There are both male and female parts to the Pacific Yew trees. The fruits are developed and pollinated in the spring of the year. The pollen is generally wind dispersed. The fruits ripen and fall or are taken by birds in the months of August, September, and October. The birds void the seeds to disperse them. The seeds germinate best in nighttime temperature and on beds of forest litter.
The Pacific Yew is also capable of vegetative reproduction. Sprouts have been recorded from the stumps of killed yew trees. These trees are also capable of layering, which occurs when branches of the tree have been pressed to the ground for long periods of time. However, the layered yews are not as hearty or strong as the sprouts from the stumps of former yews.
Other Interesting Facts

Figure 4 from www.cnr.vt.edu
The Pacific Yew has been used by humans since the beginning of their race. There have been artifacts found in burial sites for various humans that are made from yew trees. The wood from these trees has been used to make bows throughout history. The bark of the yew tree contains a drug called taxol. Taxol is used in a drug that is being used in cancer research by the NationalCancer Institute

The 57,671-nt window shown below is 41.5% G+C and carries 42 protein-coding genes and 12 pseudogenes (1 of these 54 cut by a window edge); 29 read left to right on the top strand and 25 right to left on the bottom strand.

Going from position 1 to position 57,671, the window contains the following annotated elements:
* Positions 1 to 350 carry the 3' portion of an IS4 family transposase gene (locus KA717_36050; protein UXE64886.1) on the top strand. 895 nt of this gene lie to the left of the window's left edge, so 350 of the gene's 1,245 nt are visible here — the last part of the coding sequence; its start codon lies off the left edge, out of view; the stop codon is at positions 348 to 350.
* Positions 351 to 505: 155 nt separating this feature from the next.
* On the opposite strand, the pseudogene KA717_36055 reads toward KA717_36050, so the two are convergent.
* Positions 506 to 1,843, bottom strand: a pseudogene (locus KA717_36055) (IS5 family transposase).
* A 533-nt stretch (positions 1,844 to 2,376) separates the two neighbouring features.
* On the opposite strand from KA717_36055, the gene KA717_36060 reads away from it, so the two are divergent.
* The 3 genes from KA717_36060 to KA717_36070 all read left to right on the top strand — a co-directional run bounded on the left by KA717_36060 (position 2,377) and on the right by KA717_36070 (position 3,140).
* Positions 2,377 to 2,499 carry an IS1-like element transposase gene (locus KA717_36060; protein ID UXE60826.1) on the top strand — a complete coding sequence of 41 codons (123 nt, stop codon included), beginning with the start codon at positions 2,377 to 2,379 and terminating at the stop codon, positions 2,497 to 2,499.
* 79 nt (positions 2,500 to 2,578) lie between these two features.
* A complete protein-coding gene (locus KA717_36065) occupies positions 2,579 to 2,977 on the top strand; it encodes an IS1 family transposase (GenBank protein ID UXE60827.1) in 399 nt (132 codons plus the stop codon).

HABITAT

The Pacific Yew grows best in a habitat that contains an old growth forest that acts as a canopy for the yew trees. These typically grow in forests that are mainly conifers. These trees do not react well in direct sunlight for long periods of time and therefore grow best underneath a canopy. However, they are able to grow in the sunlight, they will remain at a shorten stature and resemble a shrub. Within these forests the yews are found typically along ravines, in moist flats, on slopes, or in deep ravines or coves. In the United States the Pacific Yew grows mostly between the elevations of 0 and 2200 ft in the states of Washington and Oregon, and northern California. They are also native to Canada and British Columbia. 
            The Pacific Yew grows best in deep moist soil or rich rocky soils. These yews can grow in varying climates types. They have been found in areas with as little of 470mm of precipitation in a year to 4000mm of precipitation in a year. These yews can survive in minimum temperatures of -15 degrees Celsius.